‘Genetic signature’ can identify cancer risk

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A NEW “genetic signature” to identify prostate cancer patients at high risk of their cancer recurring after surgery or radiotherapy has been developed by researchers.

The breakthrough announced today by experts from Canada could help as many as half of men whose cancer returns after spreading outside the prostate gland.

Prof Robert Bristow, from the University of Toronto, will tell the European Society for Radiotherapy and Oncology in Vienna how his team has developed the signature based on the DNA of a patient’s prostate cancer that can accurately predict treatment failure in 80 per cent of cases.

“Men who fail treatment within two years may be at the highest risk of dying from their prostate cancer,” he said.

“Existing methods for identifying high-risk patients are imperfect, so new tests are required that are better at predicting which patients will have their cancer recur. These men can then be offered additional treatments, such as chemo- and hormone therapy, that will combat the prostate cancer throughout their entire body, rather than therapies solely focused on the prostate, in order to improve their chances of survival.”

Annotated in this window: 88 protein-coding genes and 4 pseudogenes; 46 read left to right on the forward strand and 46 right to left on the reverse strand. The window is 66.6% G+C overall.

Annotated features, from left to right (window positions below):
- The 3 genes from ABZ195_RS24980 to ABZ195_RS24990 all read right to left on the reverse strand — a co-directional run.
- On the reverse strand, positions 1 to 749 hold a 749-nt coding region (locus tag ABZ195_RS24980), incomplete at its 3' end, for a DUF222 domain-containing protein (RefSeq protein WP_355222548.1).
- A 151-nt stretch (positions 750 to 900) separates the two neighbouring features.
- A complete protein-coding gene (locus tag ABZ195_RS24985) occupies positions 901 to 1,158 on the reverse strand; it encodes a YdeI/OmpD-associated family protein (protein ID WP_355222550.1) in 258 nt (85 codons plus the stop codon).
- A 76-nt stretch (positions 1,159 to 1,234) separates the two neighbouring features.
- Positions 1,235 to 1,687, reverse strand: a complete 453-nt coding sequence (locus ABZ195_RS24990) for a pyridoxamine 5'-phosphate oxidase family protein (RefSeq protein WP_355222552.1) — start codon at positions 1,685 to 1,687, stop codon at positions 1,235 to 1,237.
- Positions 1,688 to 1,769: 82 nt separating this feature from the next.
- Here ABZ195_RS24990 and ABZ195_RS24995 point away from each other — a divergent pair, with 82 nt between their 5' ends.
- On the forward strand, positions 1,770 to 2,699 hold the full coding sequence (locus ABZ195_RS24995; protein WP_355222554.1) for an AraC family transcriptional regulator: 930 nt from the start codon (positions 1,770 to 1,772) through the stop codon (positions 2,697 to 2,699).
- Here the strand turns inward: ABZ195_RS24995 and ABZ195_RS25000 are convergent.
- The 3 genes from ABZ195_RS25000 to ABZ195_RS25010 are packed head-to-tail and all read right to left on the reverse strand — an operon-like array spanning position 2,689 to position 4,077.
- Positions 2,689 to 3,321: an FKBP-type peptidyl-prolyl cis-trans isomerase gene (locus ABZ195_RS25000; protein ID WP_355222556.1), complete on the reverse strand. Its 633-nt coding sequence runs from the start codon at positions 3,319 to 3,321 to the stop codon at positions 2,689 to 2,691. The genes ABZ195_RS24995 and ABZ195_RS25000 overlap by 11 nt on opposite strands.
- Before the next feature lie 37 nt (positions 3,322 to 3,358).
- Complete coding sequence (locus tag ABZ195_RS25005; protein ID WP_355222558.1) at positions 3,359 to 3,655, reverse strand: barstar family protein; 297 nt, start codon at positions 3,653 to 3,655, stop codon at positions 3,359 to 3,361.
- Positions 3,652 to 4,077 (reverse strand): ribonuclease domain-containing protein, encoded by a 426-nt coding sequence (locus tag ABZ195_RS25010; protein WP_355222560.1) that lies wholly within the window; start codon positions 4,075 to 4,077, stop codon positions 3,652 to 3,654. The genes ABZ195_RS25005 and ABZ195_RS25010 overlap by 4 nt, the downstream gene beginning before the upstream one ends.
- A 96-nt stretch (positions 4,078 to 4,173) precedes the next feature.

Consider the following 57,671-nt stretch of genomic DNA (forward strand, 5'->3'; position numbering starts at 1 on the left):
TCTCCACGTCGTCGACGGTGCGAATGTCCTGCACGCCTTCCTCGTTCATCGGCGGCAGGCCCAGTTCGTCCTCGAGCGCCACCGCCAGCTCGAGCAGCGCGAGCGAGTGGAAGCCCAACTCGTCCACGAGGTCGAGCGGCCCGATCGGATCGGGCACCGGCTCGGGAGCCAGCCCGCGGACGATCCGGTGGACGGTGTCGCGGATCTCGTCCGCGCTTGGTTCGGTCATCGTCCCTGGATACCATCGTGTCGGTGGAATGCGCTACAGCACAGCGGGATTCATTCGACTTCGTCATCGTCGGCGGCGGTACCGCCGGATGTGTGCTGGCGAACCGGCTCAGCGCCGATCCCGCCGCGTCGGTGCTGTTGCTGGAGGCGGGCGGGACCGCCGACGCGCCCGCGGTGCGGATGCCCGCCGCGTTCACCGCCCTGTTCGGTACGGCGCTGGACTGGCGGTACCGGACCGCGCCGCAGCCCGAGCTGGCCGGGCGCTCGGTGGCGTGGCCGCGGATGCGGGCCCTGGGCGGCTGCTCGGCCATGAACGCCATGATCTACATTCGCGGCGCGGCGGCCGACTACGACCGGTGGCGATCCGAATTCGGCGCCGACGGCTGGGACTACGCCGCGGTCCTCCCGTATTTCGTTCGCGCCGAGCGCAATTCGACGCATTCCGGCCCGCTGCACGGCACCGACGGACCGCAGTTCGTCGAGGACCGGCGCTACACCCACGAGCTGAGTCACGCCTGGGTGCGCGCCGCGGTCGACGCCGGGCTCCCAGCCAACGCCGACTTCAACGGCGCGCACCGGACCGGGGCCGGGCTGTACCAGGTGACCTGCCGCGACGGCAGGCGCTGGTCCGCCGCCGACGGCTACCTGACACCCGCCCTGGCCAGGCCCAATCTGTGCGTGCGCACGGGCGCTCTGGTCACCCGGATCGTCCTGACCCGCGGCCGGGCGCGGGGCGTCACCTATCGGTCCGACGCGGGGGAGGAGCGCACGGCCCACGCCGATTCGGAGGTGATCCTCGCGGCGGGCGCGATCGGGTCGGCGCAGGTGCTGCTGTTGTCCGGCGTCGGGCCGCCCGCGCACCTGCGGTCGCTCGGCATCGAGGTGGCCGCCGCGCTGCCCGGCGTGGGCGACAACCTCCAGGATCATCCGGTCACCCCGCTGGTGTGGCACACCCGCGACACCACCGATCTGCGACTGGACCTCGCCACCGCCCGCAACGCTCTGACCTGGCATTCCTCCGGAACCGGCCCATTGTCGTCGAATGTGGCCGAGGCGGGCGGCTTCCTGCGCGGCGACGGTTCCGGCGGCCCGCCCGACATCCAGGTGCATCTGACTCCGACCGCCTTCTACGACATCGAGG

The researchers need to validate the test over the next three years in larger groups of patients to ensure that it will work successfully in hospitals worldwide.

He added: “If all goes well, then this will lead to a new test for cancer patients that can be turned around in three days and will tell doctors which patients will do well with local treatment alone...and which will need extra treatment.”